Hailing from Winnipeg, MB, selfpity is a solo music project created “as a means to experiment with personally un-explored forms of music”. His latest single, “Always Feel the Cold”, takes inspiration from early 90s UK shoegaze. We caught up with selfpity to chat about the new music, what made him become a musician, and his songwriting process.
From the Strait: Tell us about the new single, “Always Feel The Cold”.
selfpity: Always Feel the Cold shares a very common theme with the rest of this new EP, and pretty much every song I’ve ever written – depression and self-loathing. This is something that I and many close to me (I’m sure everyone in some form) have been struggling with, probably amplified with the current state of the world. This has been a way to get out certain feelings and thoughts that are always kept bottled up.
This song specifically is about coping with growing older, adjusting to changes that you can’t avoid and trying to find happiness in life wherever you can, especially when you have a perpetually pessimistic outlook
FTS: What made you want to become a musician?
selfpity: I was constantly around music growing up, my dad was a talented guitar player. I always wanted to learn to play something but was never motivated enough. I went to my first punk show when I was 14 and this pretty much solidified me wanting to learn an instrument. I started playing drums and eventually taught myself bass and guitar (to an extent). After some years of only playing/recording punk and hardcore, I really wanted to work on other forms of music. A few brutal attempts later, and this slowly evolved into what I’m trying with selfpity.
FTS: What’s one album you can’t get enough of right now?
selfpity: Deserve to Die by Woolworm has been on constant rotation since it was released almost 5 years ago. Great Vancouver band.
FTS: Every artist has their own way of creating songs – what is your songwriting process like?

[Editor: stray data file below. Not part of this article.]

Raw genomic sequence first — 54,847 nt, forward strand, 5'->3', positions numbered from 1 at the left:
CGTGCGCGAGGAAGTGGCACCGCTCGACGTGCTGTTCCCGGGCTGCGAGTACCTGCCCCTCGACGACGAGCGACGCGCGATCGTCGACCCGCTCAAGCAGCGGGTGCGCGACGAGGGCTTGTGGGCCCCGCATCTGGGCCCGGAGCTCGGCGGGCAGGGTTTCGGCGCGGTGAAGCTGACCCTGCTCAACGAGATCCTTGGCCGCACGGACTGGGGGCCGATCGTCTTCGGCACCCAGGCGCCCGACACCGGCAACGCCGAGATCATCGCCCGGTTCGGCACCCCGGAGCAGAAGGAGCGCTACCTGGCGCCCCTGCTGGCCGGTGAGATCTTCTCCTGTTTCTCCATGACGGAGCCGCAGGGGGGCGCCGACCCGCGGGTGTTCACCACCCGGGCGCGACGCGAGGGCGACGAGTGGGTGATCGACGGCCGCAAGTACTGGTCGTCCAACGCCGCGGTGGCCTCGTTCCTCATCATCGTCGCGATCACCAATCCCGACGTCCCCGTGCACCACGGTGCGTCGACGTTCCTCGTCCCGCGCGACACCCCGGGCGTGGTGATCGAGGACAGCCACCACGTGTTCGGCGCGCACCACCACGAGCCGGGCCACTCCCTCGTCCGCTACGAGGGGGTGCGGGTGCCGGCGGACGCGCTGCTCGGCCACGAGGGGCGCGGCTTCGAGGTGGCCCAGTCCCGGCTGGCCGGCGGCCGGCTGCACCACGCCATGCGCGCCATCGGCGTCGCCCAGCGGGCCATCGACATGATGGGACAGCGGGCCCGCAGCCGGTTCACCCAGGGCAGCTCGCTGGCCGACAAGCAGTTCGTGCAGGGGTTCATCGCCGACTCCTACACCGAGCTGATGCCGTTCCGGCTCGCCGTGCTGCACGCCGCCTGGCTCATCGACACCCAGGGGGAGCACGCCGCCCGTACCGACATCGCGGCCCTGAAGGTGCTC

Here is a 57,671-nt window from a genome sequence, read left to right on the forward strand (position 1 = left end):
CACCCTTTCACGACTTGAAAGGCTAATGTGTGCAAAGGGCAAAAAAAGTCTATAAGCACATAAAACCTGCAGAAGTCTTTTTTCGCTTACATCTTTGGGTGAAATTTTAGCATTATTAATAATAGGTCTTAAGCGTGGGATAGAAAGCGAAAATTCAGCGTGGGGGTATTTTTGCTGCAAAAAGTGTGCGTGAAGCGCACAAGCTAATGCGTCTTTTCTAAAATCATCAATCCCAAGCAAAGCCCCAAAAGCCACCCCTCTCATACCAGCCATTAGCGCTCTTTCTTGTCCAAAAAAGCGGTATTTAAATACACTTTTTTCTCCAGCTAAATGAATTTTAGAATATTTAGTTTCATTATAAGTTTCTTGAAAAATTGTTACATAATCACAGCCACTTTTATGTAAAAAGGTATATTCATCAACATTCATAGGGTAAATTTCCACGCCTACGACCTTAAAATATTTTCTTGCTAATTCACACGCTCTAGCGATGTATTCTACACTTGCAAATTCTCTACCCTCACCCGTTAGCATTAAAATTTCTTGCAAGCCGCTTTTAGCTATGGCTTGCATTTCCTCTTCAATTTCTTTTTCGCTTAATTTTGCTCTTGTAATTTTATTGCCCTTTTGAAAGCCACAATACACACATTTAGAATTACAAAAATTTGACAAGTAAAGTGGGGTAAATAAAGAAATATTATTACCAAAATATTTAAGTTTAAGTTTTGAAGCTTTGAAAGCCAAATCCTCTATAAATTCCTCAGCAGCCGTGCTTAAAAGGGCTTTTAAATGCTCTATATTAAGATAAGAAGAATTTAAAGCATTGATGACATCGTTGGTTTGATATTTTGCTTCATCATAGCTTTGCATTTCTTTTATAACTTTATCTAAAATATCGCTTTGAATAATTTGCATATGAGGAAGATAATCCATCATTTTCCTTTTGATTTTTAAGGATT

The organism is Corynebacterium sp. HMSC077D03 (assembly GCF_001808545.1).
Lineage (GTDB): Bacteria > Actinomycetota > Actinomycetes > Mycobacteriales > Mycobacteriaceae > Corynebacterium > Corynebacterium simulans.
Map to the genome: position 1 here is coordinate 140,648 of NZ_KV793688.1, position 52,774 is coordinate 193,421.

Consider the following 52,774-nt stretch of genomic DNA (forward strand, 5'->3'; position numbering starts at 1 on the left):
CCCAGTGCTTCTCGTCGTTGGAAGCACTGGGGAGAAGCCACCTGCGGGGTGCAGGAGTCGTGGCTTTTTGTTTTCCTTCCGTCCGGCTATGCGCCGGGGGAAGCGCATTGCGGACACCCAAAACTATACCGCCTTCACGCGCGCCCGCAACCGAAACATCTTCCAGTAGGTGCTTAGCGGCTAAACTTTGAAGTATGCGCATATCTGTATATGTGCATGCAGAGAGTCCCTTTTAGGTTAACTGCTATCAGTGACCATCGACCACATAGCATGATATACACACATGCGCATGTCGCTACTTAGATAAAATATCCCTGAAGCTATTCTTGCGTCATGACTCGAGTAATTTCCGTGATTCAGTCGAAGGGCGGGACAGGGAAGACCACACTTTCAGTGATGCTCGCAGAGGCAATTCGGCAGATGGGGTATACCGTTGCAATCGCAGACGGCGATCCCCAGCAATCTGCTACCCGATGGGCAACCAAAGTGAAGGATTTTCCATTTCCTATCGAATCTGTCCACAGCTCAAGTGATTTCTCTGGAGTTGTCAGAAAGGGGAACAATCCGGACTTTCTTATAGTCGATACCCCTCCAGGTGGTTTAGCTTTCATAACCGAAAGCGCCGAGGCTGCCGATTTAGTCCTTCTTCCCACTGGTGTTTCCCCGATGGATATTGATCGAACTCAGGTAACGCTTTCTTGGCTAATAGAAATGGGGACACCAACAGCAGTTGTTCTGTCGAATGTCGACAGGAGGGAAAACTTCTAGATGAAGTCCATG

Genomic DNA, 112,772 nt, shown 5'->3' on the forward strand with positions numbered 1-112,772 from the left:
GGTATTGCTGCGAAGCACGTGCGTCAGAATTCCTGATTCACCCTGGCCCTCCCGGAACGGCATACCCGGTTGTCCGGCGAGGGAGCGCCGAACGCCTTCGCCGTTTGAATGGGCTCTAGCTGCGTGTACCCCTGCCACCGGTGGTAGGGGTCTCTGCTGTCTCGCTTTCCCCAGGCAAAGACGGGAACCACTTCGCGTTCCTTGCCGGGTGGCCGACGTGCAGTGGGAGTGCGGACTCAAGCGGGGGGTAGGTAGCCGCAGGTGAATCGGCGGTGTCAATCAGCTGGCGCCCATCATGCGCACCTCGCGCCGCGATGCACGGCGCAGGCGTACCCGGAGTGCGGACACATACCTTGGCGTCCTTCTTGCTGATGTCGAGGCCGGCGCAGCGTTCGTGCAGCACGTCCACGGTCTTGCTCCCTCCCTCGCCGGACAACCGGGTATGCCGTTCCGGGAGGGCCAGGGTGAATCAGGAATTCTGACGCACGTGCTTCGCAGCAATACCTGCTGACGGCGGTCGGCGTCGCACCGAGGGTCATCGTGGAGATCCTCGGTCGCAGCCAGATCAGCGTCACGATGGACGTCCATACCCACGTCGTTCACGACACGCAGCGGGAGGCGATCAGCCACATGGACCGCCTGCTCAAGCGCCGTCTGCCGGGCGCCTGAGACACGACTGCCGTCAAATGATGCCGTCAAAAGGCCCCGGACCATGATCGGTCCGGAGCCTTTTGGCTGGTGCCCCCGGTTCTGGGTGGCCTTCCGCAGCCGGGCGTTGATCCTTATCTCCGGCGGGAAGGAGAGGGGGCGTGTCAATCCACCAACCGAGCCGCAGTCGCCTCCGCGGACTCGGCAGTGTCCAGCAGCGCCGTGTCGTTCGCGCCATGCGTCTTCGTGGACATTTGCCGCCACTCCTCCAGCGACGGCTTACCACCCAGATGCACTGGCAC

selfpity: This is something I’m still figuring out. The production, playing and song writing quality on this EP are still a work in process, some ideas are messy or not fully formed. I’m really excited about the new songs/demos I have been working on that I hope to record properly this year. But currently the process has been coming up with a guitar riff, and then another – and another, and then trying to figure out a way to piece everything together in a cohesive way, while trying to keep things from getting too predictable. Which I assume is a fairly standard process.
Lyrics and melody are always last. Whenever I do sit down and try to write lyrics it’s usually dealing with overly dramatic feelings of self-hate and pity, this always helps bring me back to reality and see that things really aren’t that bad.
FTS: Who were your biggest musical influences growing up, and how do they differ from your current ones?
selfpity: My biggest influence, musically, as a child was my dad. He would always be playing records by Simon and Garfunkle, James Taylor, John Denver. As I got a little older, my main influence was TV and whatever was on Much Music or anything top 40. Enter my teen years and my influence was pretty much any punk, metal or hardcore band that would play our small town, to the point that all I was listening to was angry, fast, and aggressive music. Nowadays I find influence in a lot of different music, I’ve been trying to be more open minded. The early 90’s UK shoegaze/britpop scene has been at the forefront for me the last 4 – 5 years. I will also always find inspiration in the song writing style of Sara Quin.
Check out “Always Feel the Cold”, the nest single from selfpity!